P: It's an out-and-out food film where food is a character. I have always wanted to make one. And when we are dealing with food and us Bengalis, I was always sure it would create a new motion picture experience. Because food for us is so much more than just food... memories, culture, state of mind... Of course, there is a very interesting yarn also spun around food. But it is the food factor which makes the film unique. And I've gone really deep into food. Not just Bengali films, I think Maacher Jhol is one of a kind when it comes to food films.

Pratim D Gupta on the sets of Maacher Jhol

A: A big surprise for the audience possibly is casting Ritwick as a Masterchef based in Paris. We know of his powerful acting acumen and you've briefly spoken in the media about how he has been stereotyped in Tollygunge. But what exactly made you think him in the shoes of Dev D?

P: After Shaheb Bibi Golaam I wanted to do a full film with him because I found him phenomenal in a film with such powerhouse actors. He created a performance texture which no one could come close to. And at the same time I was thinking of doing a food film. So the two came together. I never thought a second time about whether Ritwick will be able to pull off a sophisticated character. He can do anything. And to make him look the part, I was confident I could do it. Not just Tollygunge, even Bollywood cannot think beyond certain stereotypes for certain actors. Nawaz plays the same character in every other film. That makes my job all the more challenging and I love that. No one saw Anjan Dutt like a Jimmy Luke, no one saw Swastika in a twinplay like Jaya and Shuktara and no one saw Ritwick as a Masterchef Dev D.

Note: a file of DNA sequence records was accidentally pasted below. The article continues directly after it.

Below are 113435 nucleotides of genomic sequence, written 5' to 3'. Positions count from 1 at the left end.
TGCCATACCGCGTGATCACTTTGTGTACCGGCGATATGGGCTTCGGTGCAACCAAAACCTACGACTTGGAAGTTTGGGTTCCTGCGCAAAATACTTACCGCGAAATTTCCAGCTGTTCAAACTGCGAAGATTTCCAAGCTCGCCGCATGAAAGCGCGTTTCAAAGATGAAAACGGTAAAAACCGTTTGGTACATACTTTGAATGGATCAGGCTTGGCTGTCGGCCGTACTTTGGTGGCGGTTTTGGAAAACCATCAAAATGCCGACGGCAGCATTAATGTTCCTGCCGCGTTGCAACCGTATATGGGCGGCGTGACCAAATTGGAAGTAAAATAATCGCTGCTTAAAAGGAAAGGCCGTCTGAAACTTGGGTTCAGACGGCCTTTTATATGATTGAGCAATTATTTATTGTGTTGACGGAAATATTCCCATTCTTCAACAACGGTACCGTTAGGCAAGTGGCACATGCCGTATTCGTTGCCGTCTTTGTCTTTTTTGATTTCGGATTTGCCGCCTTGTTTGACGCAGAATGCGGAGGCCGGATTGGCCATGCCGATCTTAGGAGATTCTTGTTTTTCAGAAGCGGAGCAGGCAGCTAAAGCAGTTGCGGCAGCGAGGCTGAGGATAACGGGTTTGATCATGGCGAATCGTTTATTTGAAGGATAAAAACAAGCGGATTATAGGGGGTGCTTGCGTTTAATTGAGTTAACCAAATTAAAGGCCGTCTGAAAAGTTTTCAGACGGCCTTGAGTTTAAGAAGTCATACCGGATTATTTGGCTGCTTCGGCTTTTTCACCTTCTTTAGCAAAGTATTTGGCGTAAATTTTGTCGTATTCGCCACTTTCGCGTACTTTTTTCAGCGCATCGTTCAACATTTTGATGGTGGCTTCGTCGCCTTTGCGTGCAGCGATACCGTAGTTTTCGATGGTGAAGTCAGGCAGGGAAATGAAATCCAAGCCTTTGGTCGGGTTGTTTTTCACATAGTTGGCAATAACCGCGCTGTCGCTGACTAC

Ritwick Chakraborty in a still from the film

A: We, the audience, miss a screen persona like Mamata Shankar these days. Characters with the kind of sensibility she exuded on screen aren't written anymore. What made you think of her in that role?